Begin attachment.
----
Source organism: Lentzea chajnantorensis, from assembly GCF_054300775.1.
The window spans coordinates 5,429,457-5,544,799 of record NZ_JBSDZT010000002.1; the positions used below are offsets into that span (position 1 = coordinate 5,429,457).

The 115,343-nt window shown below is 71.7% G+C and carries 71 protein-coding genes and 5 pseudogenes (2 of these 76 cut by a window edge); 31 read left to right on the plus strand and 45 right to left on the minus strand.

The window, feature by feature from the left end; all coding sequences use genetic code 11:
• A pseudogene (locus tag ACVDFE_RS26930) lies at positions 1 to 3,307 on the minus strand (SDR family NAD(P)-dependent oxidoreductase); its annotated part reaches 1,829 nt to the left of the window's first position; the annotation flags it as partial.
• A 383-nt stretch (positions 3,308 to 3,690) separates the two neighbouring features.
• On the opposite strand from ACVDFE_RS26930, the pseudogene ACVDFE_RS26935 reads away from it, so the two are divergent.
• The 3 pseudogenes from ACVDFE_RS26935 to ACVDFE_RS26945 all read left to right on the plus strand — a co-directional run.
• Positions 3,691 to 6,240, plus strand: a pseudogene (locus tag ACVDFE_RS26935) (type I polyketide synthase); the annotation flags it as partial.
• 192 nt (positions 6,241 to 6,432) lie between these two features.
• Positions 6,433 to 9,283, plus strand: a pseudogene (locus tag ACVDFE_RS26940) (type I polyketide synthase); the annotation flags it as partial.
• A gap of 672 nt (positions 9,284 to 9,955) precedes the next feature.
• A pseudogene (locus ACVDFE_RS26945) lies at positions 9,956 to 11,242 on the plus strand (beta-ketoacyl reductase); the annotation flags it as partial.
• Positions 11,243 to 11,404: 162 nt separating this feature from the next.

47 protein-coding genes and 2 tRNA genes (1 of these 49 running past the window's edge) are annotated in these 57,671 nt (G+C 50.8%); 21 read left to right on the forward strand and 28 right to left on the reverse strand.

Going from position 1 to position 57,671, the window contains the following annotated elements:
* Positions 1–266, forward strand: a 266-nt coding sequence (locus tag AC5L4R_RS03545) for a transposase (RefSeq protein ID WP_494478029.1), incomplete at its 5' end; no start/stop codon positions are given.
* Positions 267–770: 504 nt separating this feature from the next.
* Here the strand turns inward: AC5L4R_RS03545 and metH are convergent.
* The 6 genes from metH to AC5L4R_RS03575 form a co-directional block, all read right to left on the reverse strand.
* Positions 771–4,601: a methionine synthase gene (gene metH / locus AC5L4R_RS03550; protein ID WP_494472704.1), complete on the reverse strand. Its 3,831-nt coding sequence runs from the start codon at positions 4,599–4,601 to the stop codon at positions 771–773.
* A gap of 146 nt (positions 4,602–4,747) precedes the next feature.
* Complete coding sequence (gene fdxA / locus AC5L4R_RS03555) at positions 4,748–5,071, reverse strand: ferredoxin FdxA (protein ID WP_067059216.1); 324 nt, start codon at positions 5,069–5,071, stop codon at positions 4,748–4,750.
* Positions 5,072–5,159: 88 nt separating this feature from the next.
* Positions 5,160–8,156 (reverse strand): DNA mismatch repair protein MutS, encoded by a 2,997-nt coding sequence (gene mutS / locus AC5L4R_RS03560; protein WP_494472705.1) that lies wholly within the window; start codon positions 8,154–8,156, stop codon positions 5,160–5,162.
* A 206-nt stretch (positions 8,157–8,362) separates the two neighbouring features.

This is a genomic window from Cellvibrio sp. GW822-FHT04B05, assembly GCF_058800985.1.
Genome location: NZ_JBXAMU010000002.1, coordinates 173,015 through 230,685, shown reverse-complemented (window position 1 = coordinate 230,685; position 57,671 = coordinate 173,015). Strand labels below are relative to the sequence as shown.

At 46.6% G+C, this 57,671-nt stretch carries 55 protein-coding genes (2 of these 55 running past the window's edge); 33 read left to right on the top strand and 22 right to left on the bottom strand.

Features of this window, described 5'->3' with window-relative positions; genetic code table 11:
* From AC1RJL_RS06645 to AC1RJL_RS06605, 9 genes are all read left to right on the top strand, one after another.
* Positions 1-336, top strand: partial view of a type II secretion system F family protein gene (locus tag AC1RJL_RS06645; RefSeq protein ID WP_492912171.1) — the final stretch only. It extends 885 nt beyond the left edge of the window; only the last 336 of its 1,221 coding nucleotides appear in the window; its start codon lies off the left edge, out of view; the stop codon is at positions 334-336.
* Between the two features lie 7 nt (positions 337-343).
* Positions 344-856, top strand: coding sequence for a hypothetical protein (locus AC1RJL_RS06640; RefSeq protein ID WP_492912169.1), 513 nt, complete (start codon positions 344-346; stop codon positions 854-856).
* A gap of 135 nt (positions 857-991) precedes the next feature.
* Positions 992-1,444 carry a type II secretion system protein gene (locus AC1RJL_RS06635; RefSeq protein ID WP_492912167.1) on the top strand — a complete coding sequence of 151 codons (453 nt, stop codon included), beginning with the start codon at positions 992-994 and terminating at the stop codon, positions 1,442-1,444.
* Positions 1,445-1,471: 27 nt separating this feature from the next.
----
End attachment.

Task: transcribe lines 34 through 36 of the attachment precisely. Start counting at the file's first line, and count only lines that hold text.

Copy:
* Positions 344-856, top strand: coding sequence for a hypothetical protein (locus AC1RJL_RS06640; RefSeq protein ID WP_492912169.1), 513 nt, complete (start codon positions 344-346; stop codon positions 854-856).
* A gap of 135 nt (positions 857-991) precedes the next feature.
* Positions 992-1,444 carry a type II secretion system protein gene (locus AC1RJL_RS06635; RefSeq protein ID WP_492912167.1) on the top strand — a complete coding sequence of 151 codons (453 nt, stop codon included), beginning with the start codon at positions 992-994 and terminating at the stop codon, positions 1,442-1,444.